BizcommunityWhat is your mission?

Our mission as a social enterprise is to salute the unsung heroes of agriculture. We tell the stories of the farmers and agripreneurs who have been unrepresented until now, because their successes are considered to be below the bar for mainstream agrimedia as well as news media.

We are also sharing the inspiring stories of farmers and agribusinesses who go out of their way to help others, in many cases taking responsibility for the upkeep of rural infrastructure and building schools and hospices where local authorities have failed.

BizcommunityWhat has been the most valuable lesson you’ve learnt on your start-up journey?

We spotted a gap in the media market that none of the established players saw or took seriously, because they were used to looking at the industry in an established way. Our naiveté regarding farming and the agri industry combined with deep media experience turned out to be a winning combination.

BizcommunityWhat has been your proudest achievement so far?

Two of our favourite moments were definitely being awarded Best News Start-up in Africa by WAN-Ifra less than a year since we started, and then being invited to share our story at the Digital Media Asia conference in Hong Kong recently.

Image via
Image via Food For Mzansi

But I think we are proudest of the fact that we are able to build a media business with such an important social mission, and getting feedback daily from people who have gained new perspectives, or who feel represented in media coverage for the first time.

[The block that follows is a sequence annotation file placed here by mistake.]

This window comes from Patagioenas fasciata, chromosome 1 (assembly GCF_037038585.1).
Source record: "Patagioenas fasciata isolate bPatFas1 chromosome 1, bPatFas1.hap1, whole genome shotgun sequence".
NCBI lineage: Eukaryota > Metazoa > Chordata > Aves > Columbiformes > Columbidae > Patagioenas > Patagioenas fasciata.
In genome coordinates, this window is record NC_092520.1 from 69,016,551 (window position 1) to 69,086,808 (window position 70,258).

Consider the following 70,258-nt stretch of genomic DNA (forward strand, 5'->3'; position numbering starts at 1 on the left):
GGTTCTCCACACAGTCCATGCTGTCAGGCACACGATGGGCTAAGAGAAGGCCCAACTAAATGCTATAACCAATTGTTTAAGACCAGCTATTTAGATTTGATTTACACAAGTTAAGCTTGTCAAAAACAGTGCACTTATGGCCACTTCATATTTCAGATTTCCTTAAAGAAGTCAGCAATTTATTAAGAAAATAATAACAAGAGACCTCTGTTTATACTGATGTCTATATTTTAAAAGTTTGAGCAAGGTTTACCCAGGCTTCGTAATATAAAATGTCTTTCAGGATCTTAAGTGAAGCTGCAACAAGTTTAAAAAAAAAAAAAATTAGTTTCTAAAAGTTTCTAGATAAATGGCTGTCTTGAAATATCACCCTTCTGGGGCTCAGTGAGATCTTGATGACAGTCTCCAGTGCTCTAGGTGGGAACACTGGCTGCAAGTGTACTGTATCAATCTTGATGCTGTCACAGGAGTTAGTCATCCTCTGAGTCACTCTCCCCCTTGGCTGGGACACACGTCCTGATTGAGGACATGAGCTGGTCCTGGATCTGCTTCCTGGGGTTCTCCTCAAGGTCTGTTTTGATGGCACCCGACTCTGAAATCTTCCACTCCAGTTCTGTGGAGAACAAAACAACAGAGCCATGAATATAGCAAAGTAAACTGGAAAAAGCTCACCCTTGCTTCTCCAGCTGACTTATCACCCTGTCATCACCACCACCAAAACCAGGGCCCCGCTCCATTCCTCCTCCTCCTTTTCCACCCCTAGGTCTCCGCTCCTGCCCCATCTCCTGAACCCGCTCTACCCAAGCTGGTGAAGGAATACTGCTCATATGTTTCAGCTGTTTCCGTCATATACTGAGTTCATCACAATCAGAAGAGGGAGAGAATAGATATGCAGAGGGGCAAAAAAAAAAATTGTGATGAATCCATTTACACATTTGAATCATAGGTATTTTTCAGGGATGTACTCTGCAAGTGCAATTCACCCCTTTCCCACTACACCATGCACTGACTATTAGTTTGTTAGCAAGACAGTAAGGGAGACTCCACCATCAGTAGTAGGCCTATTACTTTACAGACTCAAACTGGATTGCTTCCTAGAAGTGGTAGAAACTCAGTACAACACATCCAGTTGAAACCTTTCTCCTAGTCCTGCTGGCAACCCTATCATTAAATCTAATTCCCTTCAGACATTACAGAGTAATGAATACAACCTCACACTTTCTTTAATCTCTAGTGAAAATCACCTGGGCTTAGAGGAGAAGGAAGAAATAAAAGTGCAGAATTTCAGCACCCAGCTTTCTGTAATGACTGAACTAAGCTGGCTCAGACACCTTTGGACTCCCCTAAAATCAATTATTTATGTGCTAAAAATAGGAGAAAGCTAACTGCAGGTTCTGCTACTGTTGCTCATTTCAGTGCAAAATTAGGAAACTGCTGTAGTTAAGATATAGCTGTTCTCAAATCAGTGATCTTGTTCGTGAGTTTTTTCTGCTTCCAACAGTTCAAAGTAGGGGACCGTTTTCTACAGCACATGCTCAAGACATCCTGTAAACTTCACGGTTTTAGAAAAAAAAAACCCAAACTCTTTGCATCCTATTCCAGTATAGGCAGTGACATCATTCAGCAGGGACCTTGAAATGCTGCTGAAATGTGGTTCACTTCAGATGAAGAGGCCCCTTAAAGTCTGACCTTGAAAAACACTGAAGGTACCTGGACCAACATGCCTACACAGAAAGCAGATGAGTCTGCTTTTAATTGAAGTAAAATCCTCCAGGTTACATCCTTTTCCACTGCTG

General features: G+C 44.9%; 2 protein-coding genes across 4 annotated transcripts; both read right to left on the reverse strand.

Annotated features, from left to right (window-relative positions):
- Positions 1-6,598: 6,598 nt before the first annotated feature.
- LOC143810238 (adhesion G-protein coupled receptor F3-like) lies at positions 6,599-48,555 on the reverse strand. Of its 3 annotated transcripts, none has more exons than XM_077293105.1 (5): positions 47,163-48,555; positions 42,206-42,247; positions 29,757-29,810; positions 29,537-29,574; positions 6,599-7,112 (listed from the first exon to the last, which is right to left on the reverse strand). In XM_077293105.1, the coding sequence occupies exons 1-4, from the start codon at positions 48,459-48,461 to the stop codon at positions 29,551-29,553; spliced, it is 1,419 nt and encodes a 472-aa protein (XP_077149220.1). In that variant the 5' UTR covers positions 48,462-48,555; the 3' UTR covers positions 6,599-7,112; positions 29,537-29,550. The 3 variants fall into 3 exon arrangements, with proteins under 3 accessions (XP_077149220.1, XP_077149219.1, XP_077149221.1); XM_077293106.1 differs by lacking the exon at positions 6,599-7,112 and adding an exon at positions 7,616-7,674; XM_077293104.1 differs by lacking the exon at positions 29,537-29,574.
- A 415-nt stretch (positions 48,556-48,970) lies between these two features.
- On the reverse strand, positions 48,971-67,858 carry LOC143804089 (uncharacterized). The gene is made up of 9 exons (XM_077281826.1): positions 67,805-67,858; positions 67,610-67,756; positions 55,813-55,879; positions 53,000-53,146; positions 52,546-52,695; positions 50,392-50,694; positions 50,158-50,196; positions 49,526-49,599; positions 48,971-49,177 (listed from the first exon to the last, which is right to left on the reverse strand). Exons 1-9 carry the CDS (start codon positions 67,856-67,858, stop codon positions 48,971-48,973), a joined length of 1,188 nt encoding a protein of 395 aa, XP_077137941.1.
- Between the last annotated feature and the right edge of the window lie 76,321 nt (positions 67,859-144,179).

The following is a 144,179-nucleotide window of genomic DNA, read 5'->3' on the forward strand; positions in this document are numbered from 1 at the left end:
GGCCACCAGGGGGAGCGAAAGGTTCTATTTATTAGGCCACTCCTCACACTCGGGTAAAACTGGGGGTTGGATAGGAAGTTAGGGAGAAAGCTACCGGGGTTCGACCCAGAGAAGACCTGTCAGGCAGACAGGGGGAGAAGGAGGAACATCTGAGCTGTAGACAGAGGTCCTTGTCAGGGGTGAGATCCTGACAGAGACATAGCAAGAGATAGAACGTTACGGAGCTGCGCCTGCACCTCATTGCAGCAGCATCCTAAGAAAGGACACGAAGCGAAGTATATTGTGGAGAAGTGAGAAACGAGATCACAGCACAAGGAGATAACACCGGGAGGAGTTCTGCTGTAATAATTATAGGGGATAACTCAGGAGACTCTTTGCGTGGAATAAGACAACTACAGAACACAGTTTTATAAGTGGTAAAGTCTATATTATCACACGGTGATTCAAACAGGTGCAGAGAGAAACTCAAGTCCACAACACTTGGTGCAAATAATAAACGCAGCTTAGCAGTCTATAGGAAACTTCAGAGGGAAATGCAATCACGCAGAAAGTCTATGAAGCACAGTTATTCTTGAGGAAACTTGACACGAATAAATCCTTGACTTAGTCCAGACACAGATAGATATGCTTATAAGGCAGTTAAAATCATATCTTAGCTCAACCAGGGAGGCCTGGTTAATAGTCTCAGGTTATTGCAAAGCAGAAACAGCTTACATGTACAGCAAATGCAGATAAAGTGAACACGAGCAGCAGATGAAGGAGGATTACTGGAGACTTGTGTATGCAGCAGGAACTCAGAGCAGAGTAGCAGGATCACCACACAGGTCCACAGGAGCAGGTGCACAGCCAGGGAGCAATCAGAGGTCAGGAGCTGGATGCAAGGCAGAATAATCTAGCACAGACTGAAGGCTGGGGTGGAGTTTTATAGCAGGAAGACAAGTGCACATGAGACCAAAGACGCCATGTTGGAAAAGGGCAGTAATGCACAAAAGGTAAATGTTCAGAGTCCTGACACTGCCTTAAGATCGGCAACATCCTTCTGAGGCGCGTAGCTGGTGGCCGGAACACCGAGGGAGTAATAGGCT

BizcommunityWhat are some of the challenges you have faced – how have you overcome them?

We’re every bit the scrappy start-up. Budgets are tight and the mission is huge and nation-wide! Part of what helped Food For Mzansi grow quickly was our partnering with an online marketing firm, YehBaby (which I co-own and Ivor co-founded 10 years ago!) to ensure that each piece of content we create works for us on all social media and online marketing platforms.

We also have a very dedicated team of young journo’s who really resonate with the target market, and are superbly multi-skilled.

BizcommunityWhere would you like to see Food for Mzansi in the next five years?

I’d like Food For Mzansi to be well-entrenched as a mainstay in the agricultural media, that keeps breaking new ground and breaking limits of what the industry thinks is possible or viable.

BizcommunityWhat is your ultimate vision?

We’re building a strong, multi-platform brand, run by a team with a real curiosity for our country and continent. With that combination, the sky is the limit and the future sure to be interesting.

BizcommunityAny advice for start-ups out there?

Be very focused and sure of the insight you are basing your business on. Be quite ruthless when making decisions to ensure you are not tempted off course by opportunities that are not 100% aligned with the needs of your business or your chosen target market.

Also, be on the lookout for programmes and competitions – even if they don’t bring you funding, they help you refine your proposition and clarify your thinking about your strategy.

Connect with Food For Mzansi via Facebook, Twitter and Instagram